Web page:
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Reference: Leah Knight, “EEBO-Driven”: Ten Years of Test-Driving. In: Bodleian Libraries, University of Oxford, “Revolutionizing Early Modern Studies”? The Early English Books Online Text Creation Partnership in 2012:EEBO-TCP 2012.Citable link to this page:


“EEBO-Driven”: Ten Years of Test-Driving

Abstract: One of my happiest minor accomplishments after taking up my first job was to convince my faculty to invest in EEBO-TCP; since then, in part owing to its considerable expense and my role in sinking our ever-fewer dollars into it, I have made concerted efforts to integrate the database, in innovative ways, into every course I have designed and taught. I have, among other things, used this resource to:supplement or replace traditional textbooks;study “core samples” of print culture from particular years;compare editions of the “same” text or title across decades;provide rough copy-text for student-made editions;help students inform each other about contemporary contexts for syllabus texts;highlight the meaning of materiality in textual studies;compare digital mediations with “the thing itself” in our rare book room; anddemonstrate the potential and pitfalls of so-called “full-text” searching.Based on this variety of experiences I would like to offer conference delegates a modest assessment of what does and does not appear to work optimally with EEBO-TCP, in its current incarnation, in various pedagogical contexts. I will offer suggestions, in part based on my students’ comments and critiques, of which features might improve its role in the classroom and outside it. My primary aim, however, will be to share the nature and success of specific assignments and other pedagogical strategies for bringing out the best work with EEBO-TCP from students who can be remarkably, if selectively, technophobic (although they wrangle their smart-phones just fine) and who are often poorly prepared for working responsibly with the textual artifacts that EEBO offers or for understanding the degree to which those artifacts are mediated and transformed — inevitably, both for better and for worse — through their digital representation.I would also like to speak more broadly to my own distinctly mixed experiences as an early adopter and sometimes beleaguered champion of the database in a discipline more wary of change, technology, and large-scale (as opposed to piece-meal) expense than I used to know. I will therefore address the push-back I have experienced with respect to what one critic identified as “EEBO-driven” research and teaching. With this phrase in mind, I will contest the notion that the database can ever be the one in the driver’s seat; rather, EEBO is a vehicle that permits those willing to climb aboard to explore remote textual and historical places, and to reach and move across them at paces unprecedented before the adoption of this database, particularly by institutions and scholars who were formerly resource-poor with respect to rare books and other modes of access to early printed cultural remains.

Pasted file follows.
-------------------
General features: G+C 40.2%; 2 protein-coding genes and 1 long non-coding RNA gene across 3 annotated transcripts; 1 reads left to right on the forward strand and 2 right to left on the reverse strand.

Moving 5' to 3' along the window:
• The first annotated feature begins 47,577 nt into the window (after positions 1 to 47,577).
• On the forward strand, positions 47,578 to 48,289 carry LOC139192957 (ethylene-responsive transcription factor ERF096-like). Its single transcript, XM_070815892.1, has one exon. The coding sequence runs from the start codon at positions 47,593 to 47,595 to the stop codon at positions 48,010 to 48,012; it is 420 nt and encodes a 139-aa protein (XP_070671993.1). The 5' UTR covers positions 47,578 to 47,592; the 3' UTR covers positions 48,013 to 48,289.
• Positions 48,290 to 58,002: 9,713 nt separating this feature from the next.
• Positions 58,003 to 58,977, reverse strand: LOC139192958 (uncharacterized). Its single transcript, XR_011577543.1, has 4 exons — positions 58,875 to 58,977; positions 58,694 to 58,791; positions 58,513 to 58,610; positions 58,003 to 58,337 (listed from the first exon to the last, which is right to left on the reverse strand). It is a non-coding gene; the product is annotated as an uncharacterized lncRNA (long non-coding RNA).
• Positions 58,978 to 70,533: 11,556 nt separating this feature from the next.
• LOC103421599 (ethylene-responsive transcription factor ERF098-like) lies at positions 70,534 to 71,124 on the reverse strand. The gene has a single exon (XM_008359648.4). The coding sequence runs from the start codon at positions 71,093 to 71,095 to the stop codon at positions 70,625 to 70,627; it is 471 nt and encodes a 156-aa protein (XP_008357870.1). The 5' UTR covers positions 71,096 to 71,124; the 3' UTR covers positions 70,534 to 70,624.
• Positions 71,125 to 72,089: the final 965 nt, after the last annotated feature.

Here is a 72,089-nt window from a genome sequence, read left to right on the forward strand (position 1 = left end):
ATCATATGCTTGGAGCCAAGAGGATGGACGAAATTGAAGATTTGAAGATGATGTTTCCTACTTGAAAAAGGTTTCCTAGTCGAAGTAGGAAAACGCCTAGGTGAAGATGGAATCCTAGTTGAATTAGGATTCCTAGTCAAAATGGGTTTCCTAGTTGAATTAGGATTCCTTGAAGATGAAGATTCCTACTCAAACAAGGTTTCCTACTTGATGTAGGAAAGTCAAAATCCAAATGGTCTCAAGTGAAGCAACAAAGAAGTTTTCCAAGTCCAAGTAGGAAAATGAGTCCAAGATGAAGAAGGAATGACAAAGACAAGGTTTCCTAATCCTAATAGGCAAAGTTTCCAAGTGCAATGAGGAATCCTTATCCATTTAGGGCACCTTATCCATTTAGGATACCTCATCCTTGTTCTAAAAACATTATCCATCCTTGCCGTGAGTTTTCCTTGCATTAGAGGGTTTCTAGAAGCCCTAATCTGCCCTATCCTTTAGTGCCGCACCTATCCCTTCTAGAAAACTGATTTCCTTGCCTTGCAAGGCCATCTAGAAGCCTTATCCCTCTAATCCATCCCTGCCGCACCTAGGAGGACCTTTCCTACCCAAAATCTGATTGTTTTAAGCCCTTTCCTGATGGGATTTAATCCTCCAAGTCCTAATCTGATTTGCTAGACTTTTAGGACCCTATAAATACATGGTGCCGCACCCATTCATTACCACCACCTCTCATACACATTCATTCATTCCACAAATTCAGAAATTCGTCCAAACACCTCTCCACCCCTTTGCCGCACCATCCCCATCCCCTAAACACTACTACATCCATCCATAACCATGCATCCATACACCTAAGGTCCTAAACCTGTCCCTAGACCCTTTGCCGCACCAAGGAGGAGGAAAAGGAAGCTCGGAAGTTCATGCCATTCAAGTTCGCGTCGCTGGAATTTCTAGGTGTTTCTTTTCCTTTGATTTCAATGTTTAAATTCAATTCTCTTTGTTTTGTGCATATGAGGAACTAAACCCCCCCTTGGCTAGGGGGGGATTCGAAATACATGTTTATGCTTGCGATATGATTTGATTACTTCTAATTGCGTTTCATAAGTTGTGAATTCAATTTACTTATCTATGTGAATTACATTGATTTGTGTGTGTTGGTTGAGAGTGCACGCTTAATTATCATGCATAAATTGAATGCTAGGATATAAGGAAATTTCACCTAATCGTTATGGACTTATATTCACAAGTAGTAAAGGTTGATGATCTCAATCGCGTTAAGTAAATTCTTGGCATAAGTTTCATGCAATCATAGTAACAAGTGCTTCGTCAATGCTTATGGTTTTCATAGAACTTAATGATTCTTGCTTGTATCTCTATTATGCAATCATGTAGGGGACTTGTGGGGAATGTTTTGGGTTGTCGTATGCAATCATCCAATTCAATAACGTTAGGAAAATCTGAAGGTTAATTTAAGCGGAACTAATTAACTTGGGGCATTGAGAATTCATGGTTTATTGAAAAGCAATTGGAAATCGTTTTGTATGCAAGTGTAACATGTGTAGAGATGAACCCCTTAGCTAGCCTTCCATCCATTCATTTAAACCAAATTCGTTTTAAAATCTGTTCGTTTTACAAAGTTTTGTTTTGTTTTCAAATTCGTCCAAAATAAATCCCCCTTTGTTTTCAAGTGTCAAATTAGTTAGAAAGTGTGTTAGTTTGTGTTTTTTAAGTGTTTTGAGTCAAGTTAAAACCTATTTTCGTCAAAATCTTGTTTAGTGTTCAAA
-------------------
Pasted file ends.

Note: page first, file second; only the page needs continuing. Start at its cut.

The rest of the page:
Peer Review status:Reviewed and accepted by conference panelPublication status:Not Published

Bibliographic Details


Urn: uuid:0cd3dbab-1fd2-4678-8afd-6763152077b3 Item Description

Type: Conference paper;


Author: Leah Knight - institutionBrock University - - - - Bibliographic Details Identifiers Urn: uuid:0cd3dbab-1fd2-4678-8afd-6763152077b



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